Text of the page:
After the First World War, the company faced a challenge of the increased demand that was mainly contributed by the youth culture. This forced the company to import more motorcycles from other countries which included Britain and Japan. The importation opened more doors for the competition from the countries the company had been importing from. This led to the introduction of Honda motorcycles in the US market in the year 1969 (Schembri, S 2009).

The introduction of new products from other countries passed a major technological challenge to Harley Davidson’s company. For instance, the introduction of Honda motorcycles brought the four-cylinder CB&750 motorcycles. This technology was far beyond the technological capacity of Harley Davidson (Sandulli, F 2006). Since the company could contain the pressure subjected towards it by the competitors, it was caused to be acquired by the AMF. As a result, the company faced the huge financial losses and consequently lost its leadership in the U.S. motorcycle market.

In the year 1981, Harley Davidson’s senior manager organized a buyout to rescue the motorcycle company from the AMF in order to regain its market share in the motorcycle industry (Stanfield, P 1992). Though this led to the rebirth of the company as an independent private company, the independence was regained painfully. This incurred heavy losses and debts. The buyout led to a great recession. In 1981 and 1982, the company made the losses totaling to a tune of $60 million (Schembri, S 2009). 

The company is also facing the long –term threats. As once stated by New York Times, “Harley, You’re not getting any Younger”; this clearly indicated Harley’s market position in the years to come. By the year 2009, the company had focused more in making motor bikes for the aged people. The average age of the company’s customers had increased from 42 years up to 49 years. This posed a much greater challenge in terms of competition. Other motorcycle producing companies such as Honda, Yamaha and BMW have in the recent past greatly increased their market share for a younger generation by making newer models that meet the youth’s desires and needs (Schembri, S 2009).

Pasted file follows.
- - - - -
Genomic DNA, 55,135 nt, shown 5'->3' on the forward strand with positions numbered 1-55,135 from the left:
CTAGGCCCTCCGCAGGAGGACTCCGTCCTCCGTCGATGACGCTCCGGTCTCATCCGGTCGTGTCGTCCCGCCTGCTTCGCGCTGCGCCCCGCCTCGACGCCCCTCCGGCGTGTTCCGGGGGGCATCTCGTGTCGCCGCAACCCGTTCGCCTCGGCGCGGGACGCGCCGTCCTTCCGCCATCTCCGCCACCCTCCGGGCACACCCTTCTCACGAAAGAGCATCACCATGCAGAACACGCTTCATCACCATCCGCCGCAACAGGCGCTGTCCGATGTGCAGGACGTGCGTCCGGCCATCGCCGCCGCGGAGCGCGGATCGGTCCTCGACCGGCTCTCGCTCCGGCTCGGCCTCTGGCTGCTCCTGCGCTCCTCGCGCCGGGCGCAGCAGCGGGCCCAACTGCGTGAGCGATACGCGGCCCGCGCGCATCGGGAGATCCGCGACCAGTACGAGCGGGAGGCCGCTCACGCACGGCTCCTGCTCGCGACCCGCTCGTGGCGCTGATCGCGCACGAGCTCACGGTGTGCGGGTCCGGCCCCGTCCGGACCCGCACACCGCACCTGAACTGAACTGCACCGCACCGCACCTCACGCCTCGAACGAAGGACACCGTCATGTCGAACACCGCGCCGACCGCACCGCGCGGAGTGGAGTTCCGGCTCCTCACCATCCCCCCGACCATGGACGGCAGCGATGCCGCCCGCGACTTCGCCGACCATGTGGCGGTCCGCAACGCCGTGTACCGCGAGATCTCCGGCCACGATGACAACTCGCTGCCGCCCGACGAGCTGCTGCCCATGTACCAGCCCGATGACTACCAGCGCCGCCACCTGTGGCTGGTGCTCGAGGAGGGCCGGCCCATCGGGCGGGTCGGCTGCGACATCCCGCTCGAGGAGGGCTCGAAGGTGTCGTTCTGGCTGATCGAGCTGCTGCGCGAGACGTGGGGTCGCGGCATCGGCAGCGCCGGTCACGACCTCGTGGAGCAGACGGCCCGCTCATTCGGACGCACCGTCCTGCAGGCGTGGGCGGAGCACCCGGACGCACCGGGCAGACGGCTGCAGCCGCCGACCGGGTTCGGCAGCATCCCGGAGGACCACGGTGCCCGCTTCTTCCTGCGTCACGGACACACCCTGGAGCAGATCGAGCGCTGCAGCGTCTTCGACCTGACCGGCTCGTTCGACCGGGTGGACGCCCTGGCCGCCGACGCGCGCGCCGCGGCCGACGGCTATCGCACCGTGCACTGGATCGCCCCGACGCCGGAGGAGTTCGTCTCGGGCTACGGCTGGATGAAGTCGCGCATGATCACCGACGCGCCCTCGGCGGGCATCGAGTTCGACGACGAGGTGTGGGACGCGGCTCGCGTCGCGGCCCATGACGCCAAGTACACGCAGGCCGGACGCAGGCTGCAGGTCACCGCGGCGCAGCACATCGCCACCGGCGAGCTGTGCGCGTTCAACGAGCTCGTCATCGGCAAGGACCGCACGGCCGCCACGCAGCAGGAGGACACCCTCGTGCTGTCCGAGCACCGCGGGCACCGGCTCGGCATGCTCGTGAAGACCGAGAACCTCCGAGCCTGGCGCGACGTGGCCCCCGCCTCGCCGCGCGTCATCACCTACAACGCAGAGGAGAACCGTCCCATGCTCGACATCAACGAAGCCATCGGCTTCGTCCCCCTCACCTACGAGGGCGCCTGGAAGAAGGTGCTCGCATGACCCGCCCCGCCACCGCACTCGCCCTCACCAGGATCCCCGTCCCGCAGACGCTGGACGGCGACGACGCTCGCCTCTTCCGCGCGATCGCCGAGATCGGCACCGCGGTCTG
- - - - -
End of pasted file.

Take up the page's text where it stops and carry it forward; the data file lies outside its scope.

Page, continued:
The company also has the problems with its brand. According to Anthony Gakis, a renowned research analyst, Harley-Davidson had secured itself with a very loyal consumer. He observed that the once loyal consumers have lost the interest in the company’s brand since almost everyone has Harley bike. The consumers no longer perceive the company as a club to be associated with. This has negatively affected the market base of the company. Thus, they are ready to try out the products from other motorcycle producing companies (“Cullum & Nightingale's Harley Davidson Showroom”, 1998).

Recommendation

For the company to pull itself from the vast challenges it has been facing, some of which has once led to the downfall of the company, I would recommend that the company takes various cautionary measures as are the following ones:-

  • Conduct the surveys to determine its consumers’ needs. This will enable the company to cater for the customers’ needs.
  • Diversify its products in order to overcome the challenge posed by the upcoming competitors.
  • Develop new products, especially for the younger generation.
  • Consider making lighter motorbikes that are more comfortable and low priced.
  • Consider investing more in advertising its products by the use of the new technology such as the internet and mobile advertisement.